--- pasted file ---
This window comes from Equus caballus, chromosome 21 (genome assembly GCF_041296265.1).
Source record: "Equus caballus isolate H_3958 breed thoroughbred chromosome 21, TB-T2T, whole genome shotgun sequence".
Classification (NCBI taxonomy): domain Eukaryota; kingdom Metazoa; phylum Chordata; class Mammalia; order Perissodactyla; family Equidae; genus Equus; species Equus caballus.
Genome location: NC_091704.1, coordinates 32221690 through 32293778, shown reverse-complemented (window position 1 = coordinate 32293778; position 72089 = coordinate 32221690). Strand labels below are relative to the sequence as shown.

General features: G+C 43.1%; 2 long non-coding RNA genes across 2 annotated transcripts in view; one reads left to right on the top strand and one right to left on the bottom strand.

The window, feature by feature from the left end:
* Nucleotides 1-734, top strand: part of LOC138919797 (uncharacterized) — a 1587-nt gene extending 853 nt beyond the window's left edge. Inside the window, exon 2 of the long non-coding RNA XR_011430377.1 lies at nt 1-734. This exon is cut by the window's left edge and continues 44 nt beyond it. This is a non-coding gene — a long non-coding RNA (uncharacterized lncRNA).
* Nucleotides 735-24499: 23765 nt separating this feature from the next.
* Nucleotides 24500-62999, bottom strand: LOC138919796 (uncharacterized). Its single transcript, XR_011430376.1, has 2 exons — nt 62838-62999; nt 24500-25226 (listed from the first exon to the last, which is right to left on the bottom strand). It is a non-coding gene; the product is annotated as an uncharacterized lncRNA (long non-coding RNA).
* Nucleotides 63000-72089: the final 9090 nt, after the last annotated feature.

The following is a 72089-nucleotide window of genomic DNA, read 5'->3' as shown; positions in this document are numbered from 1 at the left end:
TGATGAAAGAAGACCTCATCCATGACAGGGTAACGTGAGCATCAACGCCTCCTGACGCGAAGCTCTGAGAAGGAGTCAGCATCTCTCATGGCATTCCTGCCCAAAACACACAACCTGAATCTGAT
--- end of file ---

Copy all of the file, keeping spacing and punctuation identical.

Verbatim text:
This window comes from Equus caballus, chromosome 21 (genome assembly GCF_041296265.1).
Source record: "Equus caballus isolate H_3958 breed thoroughbred chromosome 21, TB-T2T, whole genome shotgun sequence".
Classification (NCBI taxonomy): domain Eukaryota; kingdom Metazoa; phylum Chordata; class Mammalia; order Perissodactyla; family Equidae; genus Equus; species Equus caballus.
Genome location: NC_091704.1, coordinates 32221690 through 32293778, shown reverse-complemented (window position 1 = coordinate 32293778; position 72089 = coordinate 32221690). Strand labels below are relative to the sequence as shown.

General features: G+C 43.1%; 2 long non-coding RNA genes across 2 annotated transcripts in view; one reads left to right on the top strand and one right to left on the bottom strand.

The window, feature by feature from the left end:
* Nucleotides 1-734, top strand: part of LOC138919797 (uncharacterized) — a 1587-nt gene extending 853 nt beyond the window's left edge. Inside the window, exon 2 of the long non-coding RNA XR_011430377.1 lies at nt 1-734. This exon is cut by the window's left edge and continues 44 nt beyond it. This is a non-coding gene — a long non-coding RNA (uncharacterized lncRNA).
* Nucleotides 735-24499: 23765 nt separating this feature from the next.
* Nucleotides 24500-62999, bottom strand: LOC138919796 (uncharacterized). Its single transcript, XR_011430376.1, has 2 exons — nt 62838-62999; nt 24500-25226 (listed from the first exon to the last, which is right to left on the bottom strand). It is a non-coding gene; the product is annotated as an uncharacterized lncRNA (long non-coding RNA).
* Nucleotides 63000-72089: the final 9090 nt, after the last annotated feature.

The following is a 72089-nucleotide window of genomic DNA, read 5'->3' as shown; positions in this document are numbered from 1 at the left end:
TGATGAAAGAAGACCTCATCCATGACAGGGTAACGTGAGCATCAACGCCTCCTGACGCGAAGCTCTGAGAAGGAGTCAGCATCTCTCATGGCATTCCTGCCCAAAACACACAACCTGAATCTGAT